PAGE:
The operation and advantages of our device will be understood in connection with the foregoing description and the accompanying drawings. It will be noted from Figs. 1 and 5 that We provide three resilient balls so arranged that there are two outer balls which are actively engaged with a central ball. Furthermore the two outer balls are rotatable on axes which are inclined to the axis of the central ball. In use, the handle member 52 is grasped in one hand and the device is moved back and forth longitudinally along the member of the body which is to be massaged, as for instance the arm A shown in Fig. 4. When the device is moved in one direction, the two outer balls exert a lateral pulling action on the flesh away from the central ball as will be understood from Fig. 5. When the device is moved in the other direction, the two outer balls exert a lateral drawing action toward the central ball. The main portion of the device is convenient for massaging most parts of the body of a person. However for massaging the feet, it is much more convenient to employ the support as shown in Figs. 1 and 2. For this purpose, the handle member 52 is slipped into the loop of the support, and the forward portions of the arms 28 and 30 are allowed to rest upon the member 68 of the support. It will be noted that the loops 32 and 34 engage the back of the member 68 of the support so that the massaging device is kept firmly in place. For using the device in this manner, the foot F is placed upon the three balls and moved back and forth, the same alternate lateral pulling and drawing action previously described being produced on the bottom of the foot. The floor engaging members 12 and 14 prevent the support from sliding as the foot is moved back and forth. When the device is used on portions of the body having hair, there is very little chance of the hair being pulled. This is due to the fact that when the device is in use, the resilient balls are squeezed together thus leaving no space into which the hair can enter as will be understood from Fig. 5.
Although we have shown and described a specific embodiment of our invention, we are fully aware that other embodiments are possible. Our invention, therefore, is not to be restricted except insofar as is necessitated by the prior art and by the spirit of the following claims.
1. A massaging device comprising a hand engageable member, a pair of rod like arms extending divergently with relation to each other from the front of said hand engageable member and formed into loops, a bolt passing through said loops, said arms continuing divergently from said loops and then being turned inwardly toward each other, tubular members into which said inwardly turned portions fit respectively, the inner ends of said tubular members being bent at obtuse angles and abutting each other end to end, a cylindrical member secured in one of said inwardly turned portions and fitting into the other of said portions, a resilient ball mounted on said abutting portions for rotation thereon, and resilient balls mounted on the main portions of said tubular members respectively for rotation thereon, said last mentioned balls engaging opposite side portions of said first mentioned ball.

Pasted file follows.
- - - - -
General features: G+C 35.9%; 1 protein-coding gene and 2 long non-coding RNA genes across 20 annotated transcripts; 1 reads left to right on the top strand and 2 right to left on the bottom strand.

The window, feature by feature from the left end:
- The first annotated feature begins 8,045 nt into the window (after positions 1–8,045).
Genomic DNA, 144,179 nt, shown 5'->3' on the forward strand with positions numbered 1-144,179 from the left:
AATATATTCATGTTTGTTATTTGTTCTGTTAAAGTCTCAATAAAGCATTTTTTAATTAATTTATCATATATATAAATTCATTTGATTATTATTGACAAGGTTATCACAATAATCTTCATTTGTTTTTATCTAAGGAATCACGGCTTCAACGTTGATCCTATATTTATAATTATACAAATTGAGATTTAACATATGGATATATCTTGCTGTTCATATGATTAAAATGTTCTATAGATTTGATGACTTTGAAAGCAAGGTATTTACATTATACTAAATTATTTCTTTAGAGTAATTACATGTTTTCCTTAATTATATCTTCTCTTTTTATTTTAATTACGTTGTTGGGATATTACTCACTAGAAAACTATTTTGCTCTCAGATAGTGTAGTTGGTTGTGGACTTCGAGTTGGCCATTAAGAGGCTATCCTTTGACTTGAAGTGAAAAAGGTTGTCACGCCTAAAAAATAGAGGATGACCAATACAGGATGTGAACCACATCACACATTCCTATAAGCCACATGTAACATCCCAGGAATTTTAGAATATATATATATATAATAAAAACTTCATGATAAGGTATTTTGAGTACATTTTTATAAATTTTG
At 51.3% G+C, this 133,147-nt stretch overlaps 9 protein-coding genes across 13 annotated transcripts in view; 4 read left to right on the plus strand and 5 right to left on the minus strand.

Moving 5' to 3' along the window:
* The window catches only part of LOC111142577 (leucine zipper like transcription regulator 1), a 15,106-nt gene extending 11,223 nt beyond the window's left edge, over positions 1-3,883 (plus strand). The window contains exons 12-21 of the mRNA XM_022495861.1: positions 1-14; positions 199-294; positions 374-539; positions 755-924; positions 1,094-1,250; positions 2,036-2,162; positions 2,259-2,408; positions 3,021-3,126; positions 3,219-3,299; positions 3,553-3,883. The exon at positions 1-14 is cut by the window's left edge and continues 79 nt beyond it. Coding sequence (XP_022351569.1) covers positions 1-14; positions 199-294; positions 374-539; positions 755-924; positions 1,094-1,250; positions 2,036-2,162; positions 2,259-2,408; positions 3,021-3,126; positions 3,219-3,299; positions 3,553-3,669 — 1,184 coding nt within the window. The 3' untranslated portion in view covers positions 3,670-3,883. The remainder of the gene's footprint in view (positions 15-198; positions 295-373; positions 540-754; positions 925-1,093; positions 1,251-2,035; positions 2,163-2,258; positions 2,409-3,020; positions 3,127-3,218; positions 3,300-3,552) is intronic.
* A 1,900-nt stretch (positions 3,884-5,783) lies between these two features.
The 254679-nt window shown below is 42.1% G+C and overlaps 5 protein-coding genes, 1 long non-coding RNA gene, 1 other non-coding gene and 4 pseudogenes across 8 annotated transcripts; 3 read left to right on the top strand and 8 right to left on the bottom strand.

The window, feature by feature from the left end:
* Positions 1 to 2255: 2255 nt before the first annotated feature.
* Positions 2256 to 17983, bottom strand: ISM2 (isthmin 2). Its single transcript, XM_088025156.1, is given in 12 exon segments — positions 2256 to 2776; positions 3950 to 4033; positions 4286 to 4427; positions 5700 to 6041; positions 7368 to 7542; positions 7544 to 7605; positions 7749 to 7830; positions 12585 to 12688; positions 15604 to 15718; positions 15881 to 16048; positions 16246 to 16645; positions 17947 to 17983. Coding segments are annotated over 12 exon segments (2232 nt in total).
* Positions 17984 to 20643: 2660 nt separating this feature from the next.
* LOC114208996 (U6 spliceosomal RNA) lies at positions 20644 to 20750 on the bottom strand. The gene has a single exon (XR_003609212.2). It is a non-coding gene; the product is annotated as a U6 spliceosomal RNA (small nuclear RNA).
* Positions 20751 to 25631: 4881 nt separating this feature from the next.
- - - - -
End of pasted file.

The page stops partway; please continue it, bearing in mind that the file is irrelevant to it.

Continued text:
2. A massaging device comprising a handle, a central resilient ball, resilient balls positioned transversely on two opposite sides of said central ball and in contact therewith, axes of rotation for said balls carried by said handle, the axes of the side balls being inclined at obtuse angles with relation to the axis of the central ball, and a support adapted to rest upon the fioor having a loop in which the free end of said handle may be engaged and having a cross member for further supporting said handle whereby the device is positioned for massaging the feet.
3. A massaging device comprising a handle, a central resilient ball, resilient balls positioned transversely on two opposite sides of said central ball and in contact therewith, axes of rotation for said balls carried by said handle, the axes of the side balls being inclined at obtuse angles with relation to the axis of the central ball, and a support adapted to rest upon the floor including two divergent arms connected by a loop at the rear for receiving the free end of said handle, said arms toward their front portions being formed into loops connected by a bolt upon which intermediate portions of said handle may rest whereby the device is positioned for massaging the feet.
4. A massaging device comprising a support, rubber fioor engaging members secured to the underside of said support, a central resilient ball, resilient balls positioned transversely on two opposite sides of said central ball and in contact therewith, and axes of rotation for said balls mounted on said support, the axes of the side balls being inclined at obtuse angles with relation to the axis of the central ball whereby the device is adapted for massaging the feet.
CHARLES E. KESTEVEN. JOHN W. MICHAELSON.
|Citing Patent||Filing date||Publication date||Applicant||Title|
|US2752915 *||Jan 19, 1955||Jul 3, 1956||Riblet Clifford D||Foot massager|
|US2903731 *||Dec 19, 1956||Sep 15, 1959||Huhtala William||Pipe brush|
|US2904813 *||Jun 16, 1955||Sep 22, 1959||George R Schleicher||Paint applying devices|
|US3204276 *||Aug 16, 1963||Sep 7, 1965||Sr Walter L Kennedy||Shielded paint rollers|
|US3279462 *||Feb 4, 1964||Oct 18, 1966||Samuel Niquet||Rotative foot exerciser|
|US4554911 *||Oct 13, 1983||Nov 26, 1985||Nielsen Margaret J||Massaging tool and method for lower-eyelids and zygomatic skin|
|US4852553 *||Mar 22, 1988||Aug 1, 1989||Voykin William J||Self-administering reflex massage therapy apparatus|
|US4989585 *||Apr 3, 1989||Feb 5, 1991||Auker Lawrence F||Hand manipulated roller massage tool|
|US5382222 *||Dec 9, 1992||Jan 17, 1995||Yih-Jong; Chang||Massaging device|
|US5830161 *||Oct 21, 1996||Nov 3, 1998||Cosmano; Robert J.||Alternating ribbed foot massager|
|US6241693 *||Apr 30, 1998||Jun 5, 2001||Brian D. Lambden||Method and apparatus for applying acupressure|
|US6409690 *||Feb 14, 2001||Jun 25, 2002||Sherry Chen||Massage device for feet|
|U.S. Classification||601/118, 482/79, 601/119|
|Cooperative Classification||A61H2015/005, A61H15/0092, A61H15/00|
|European Classification||A61H15/00, A61H15/00C|